In a most comfortable chair at the foot of my bed, I read. The dog, a shih tzu, is on the bed behind me, snoring. I laugh, and my wife, already tucked in but not yet asleep, laughs too. Later, with the lights out, we again share the moment and chuckle over the still snoring dog. Then she, being an expert on doggie ways, informs me that pugs snore more than shih tzu do. My friend Steve has three pugs. We imagine him in bed, the three pugs snoring while he tries to sleep. Do they harmonize? Do they snore in three-four time? We say our goodnights with audible smiles. I plan to write about it but don’t trust my memory, and so I record the incident in a notebook I keep on my nightstand. Finished, I hear my wife snoring gently, the dog sighing and then . . . 

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3 Responses to Snoring

  1. bettyjochang says:

    Hi norm,
    Here’s an irrelevant poem ’bout your cousin Steven.
    Merry Christmas


    He stood in the front yard.
    Full glory Roy Rogers.
    Spurs, boots, chaps and vest.
    Hat jaunty cocked over one eyebrow.

    Six shooter cap pistol;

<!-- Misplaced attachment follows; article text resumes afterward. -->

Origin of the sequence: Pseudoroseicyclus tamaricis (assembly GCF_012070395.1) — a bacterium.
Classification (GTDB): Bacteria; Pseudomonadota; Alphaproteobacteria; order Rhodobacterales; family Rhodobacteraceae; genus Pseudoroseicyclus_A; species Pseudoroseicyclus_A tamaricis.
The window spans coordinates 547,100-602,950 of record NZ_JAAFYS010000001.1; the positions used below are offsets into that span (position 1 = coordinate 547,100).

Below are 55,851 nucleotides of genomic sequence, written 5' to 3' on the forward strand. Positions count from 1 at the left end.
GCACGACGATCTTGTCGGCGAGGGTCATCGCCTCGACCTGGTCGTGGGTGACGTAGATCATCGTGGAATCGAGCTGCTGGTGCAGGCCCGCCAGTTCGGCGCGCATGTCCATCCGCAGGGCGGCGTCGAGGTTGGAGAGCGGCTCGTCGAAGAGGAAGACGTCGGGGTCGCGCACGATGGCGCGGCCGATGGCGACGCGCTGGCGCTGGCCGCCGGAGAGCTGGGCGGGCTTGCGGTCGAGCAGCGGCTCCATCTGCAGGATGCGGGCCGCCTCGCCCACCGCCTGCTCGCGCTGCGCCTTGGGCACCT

With melmac white ‘ivory’ grip.
    With chrome barrels, gleaming sleek
    Holstered on gun belt slung casually on hip.

    Within in ready reach of
    the hand that rest lightly on that
    Cool easy grip.
    Sparkling smile.

    They were playing Cowboys and Indians.
    Every lilac bush harbored danger,
    Lurking behind it,
    War paint and hatchet in hand.
    She’d begged a chance to shoot too.
    He refused. “No. I’ll protect you.”
    “Guns are for men.”

    Even then though, as children.
    Such generosity of spirit.
    Ever Inventive,
    He’d pulled a roll of caps from his pocket.
    Showed her how to pound
    Caps between rocks on the unpaved road.
    Out front of the house.

    Exploding them one right after another to
    That thrilling snap and smell of gunpowder.

    He was ever Mindful of Tradition.
    Yet willing to share half his cap roll.

    He cautioned, “watch your eyes.”
    Then little sister stewardship satisfied,
    Returned to his adventure, shooting lilac bush Injuns.

    She pondered the caution for a moment or two.
    “I don’t know how to watch my eyes.”
    But then gunpowder scent wafted up to her nose.
    It smelled even better than Gram’s Jasmine tea.

    So she focused instead upon setting off another cap.
    Her eyes knew where to look to do that.

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